I don't envy new Browns general manager Ray Farmer.
With his team possessing the fourth pick in the upcoming NFL Draft on May 18, Farmer and his front-office mates in Cleveland will make a decision that might very well set the course of direction for the franchise for the next decade.
And if it does, that means Farmer made the right choice.
If it doesn't, Farmer and company will likely go the way of Carmen Policy, Dwight Clark, Phil Savage, Mike Holmgren, Joe Banner and all the rest of the expansion Browns' brass that blew drafts and were sent packing.
Quite simply, the Browns cannot miss on their top choice again. A franchise and fan base still stinging from a debacle of a 2012 draft -- where first-round picks Trent Richardson and Brandon Weeden are no longer with the team -- absolutely has to hit a home run this time.
And this is why I don't envy Farmer: If the Browns select one of the projected top three quarterbacks in the draft -- Louisville's Teddy Bridgewater, Central Florida's Blake Bortles and Texas A&M's Johnny Manziel -- and that player is a bust, Farmer and the Browns' braintrust will be roasted by the fans and media.
But if they don't take a QB at all with their first pick and instead opt for, say, playmaking Clemson wide receiver Sammy Watkins -- and Watkins turns out to be a bust and the three QBs at the top of the draft become solid or better NFL quarterbacks -- Farmer and his group will not be forgiven.
The difference? Roasted they might recover from, unforgiven is a deal-breaker.
That said, I'm not sold on Bridgewater, Bortles or Manziel. They were all very good in college, but guessing how that will translate to the professional level is risky business. None of them appear to be sure things, while Watkins seems like he could really complement record-setting receiver Josh Gordon in the Browns' passing attack.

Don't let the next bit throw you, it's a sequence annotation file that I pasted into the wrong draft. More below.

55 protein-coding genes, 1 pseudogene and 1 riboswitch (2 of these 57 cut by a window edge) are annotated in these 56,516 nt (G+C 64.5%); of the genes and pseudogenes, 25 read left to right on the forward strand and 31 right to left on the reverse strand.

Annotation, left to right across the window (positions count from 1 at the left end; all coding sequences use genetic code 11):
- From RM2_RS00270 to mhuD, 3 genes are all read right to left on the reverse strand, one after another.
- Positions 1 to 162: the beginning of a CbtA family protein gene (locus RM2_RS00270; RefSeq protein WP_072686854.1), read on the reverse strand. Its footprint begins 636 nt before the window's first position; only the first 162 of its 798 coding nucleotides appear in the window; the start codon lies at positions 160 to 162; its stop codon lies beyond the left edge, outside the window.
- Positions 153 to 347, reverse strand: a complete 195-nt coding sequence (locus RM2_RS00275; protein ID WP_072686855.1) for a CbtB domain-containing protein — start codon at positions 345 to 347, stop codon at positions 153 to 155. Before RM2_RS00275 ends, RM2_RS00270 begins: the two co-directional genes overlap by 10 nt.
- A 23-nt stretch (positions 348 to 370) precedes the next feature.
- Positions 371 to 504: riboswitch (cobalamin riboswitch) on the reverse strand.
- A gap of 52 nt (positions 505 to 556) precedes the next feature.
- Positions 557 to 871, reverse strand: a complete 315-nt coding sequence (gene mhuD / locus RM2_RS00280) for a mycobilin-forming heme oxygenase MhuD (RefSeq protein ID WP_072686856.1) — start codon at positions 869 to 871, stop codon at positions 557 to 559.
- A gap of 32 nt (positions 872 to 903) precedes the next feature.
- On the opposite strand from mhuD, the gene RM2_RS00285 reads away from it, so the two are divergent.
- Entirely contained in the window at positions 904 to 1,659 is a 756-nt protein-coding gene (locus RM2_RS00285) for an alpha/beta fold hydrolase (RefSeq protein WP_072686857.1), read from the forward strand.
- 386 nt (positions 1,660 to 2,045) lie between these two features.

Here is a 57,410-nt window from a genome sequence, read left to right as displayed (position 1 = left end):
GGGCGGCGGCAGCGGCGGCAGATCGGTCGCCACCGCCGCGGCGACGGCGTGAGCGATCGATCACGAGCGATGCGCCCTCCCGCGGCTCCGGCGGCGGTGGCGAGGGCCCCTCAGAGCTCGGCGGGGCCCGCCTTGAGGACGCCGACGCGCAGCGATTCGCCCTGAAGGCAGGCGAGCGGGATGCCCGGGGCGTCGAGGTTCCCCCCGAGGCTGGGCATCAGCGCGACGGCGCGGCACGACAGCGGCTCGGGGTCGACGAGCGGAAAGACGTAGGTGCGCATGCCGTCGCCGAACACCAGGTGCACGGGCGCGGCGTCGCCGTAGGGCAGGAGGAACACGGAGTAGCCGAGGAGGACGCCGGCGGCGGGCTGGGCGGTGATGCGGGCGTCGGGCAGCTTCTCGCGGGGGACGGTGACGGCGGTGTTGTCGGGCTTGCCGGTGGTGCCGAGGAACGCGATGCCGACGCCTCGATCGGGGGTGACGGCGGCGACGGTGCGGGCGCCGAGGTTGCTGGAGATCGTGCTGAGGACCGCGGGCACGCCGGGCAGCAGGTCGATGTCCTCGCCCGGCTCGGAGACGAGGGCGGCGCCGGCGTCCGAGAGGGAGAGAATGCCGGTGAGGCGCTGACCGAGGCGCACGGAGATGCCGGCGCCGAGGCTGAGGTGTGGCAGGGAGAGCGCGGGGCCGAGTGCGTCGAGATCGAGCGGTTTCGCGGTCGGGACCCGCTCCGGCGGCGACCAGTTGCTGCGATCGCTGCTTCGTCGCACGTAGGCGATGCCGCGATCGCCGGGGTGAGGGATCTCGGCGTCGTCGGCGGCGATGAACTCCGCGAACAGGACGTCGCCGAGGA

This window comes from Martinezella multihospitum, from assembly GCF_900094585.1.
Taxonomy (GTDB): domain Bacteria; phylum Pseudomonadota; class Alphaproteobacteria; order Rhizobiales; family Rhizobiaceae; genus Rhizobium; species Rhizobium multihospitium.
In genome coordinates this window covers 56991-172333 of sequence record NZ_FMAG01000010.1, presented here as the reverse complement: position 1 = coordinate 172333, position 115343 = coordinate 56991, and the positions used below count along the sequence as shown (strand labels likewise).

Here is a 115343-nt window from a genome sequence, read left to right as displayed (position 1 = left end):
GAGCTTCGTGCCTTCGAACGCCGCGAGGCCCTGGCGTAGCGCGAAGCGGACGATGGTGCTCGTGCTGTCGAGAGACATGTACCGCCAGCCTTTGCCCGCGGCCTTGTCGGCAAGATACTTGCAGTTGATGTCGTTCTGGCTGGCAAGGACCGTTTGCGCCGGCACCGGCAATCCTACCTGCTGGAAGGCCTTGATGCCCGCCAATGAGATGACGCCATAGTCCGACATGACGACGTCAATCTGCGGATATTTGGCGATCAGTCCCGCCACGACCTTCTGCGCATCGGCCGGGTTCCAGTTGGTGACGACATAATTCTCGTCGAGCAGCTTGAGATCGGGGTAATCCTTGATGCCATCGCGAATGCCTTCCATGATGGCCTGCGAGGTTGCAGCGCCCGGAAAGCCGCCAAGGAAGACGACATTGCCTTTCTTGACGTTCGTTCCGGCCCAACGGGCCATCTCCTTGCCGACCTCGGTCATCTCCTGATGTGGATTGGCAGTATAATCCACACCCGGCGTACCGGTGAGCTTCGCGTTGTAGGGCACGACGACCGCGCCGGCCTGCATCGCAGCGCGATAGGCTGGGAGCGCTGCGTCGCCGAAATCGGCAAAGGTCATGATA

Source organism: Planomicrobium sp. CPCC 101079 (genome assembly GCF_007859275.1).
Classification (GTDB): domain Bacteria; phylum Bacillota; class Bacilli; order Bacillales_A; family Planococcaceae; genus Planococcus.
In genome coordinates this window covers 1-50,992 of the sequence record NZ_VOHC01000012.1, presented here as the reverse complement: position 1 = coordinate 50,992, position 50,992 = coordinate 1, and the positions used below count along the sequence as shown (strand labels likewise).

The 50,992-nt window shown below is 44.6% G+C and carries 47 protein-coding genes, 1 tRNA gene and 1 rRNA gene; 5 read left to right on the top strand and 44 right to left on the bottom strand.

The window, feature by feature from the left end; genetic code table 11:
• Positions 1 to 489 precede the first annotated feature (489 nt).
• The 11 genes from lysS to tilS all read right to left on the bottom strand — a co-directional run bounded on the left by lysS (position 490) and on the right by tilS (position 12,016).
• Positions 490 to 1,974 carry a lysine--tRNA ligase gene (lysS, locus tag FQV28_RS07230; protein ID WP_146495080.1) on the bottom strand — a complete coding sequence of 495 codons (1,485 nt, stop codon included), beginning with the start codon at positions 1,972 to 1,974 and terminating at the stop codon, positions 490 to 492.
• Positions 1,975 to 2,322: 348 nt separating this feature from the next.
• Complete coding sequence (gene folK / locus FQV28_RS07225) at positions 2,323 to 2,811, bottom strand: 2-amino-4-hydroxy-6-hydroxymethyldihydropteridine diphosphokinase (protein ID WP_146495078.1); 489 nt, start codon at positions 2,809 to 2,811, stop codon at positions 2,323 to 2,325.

So the die may already be cast for Farmer and new Browns head coach Mike Pettine. They may have to take a quarterback at No. 4 whether they truly want to or not, because the price their careers will pay for not selecting one might simply be too steep.
If I had to pick one of those three quarterbacks, I would lean toward Bortles. He kind of flew under the radar playing at Central Florida, especially since his career paralleled -- and therefore was overshadowed by -- the mercurial Manziel's at A&M. Bortles has a very strong arm, can run, is athletic in the pocket and seems to be the most polished and NFL ready of the three. Most of all, Bortles seems to have his head on straight.
Bridgewater also is athletic with a strong arm, and we've all seen Manziel's act, which is good and bad.
Manziel is the most dangerous playmaker of the three, but his bad attitude and immaturity are red flags, and the last thing the Browns need right now is a hoped-for franchise quarterback who is a loose cannon on and off the field.
Which brings me to Brian Hoyer. I think the guy deserves a real chance to be this team's quarterback of the future. The former Cleveland St. Ignatius star was very effective directing the offense while going 3-0 as the starting QB early in the 2013 season, guiding the Browns to victories over the Vikings and Bengals in Weeks 3 and 4 before suffering a season-ending injury during a Week 5 win over the Bills.
In his three starts, Hoyer completed 57-of-96 passes (59.4 percent) for 615 yards, five touchdowns and three interceptions.
With numbers like those, Hoyer deserves a longer look behind center.
I know there is a lot of hand-wringing and teeth-gnashing over the Kent State men's basketball team's 16-16 final record for the 2013-14 season, including 7-11 in the Mid-American Conference and first-round MAC tourney exit.
However, this was a young team that should be improved a year from now, especially with an infusion of new talent on the way. Whether that translates to a MAC title or not next season remains to be seen, but considering the incredible run of success the program has enjoyed since 1999, a .500 season shouldn't be cause for alarm.
Especially when that .500 record represents the worst season since before the millennium. Other college basketball programs should be so fortunate.
Facebook: Tom Hardesty, Record-Courier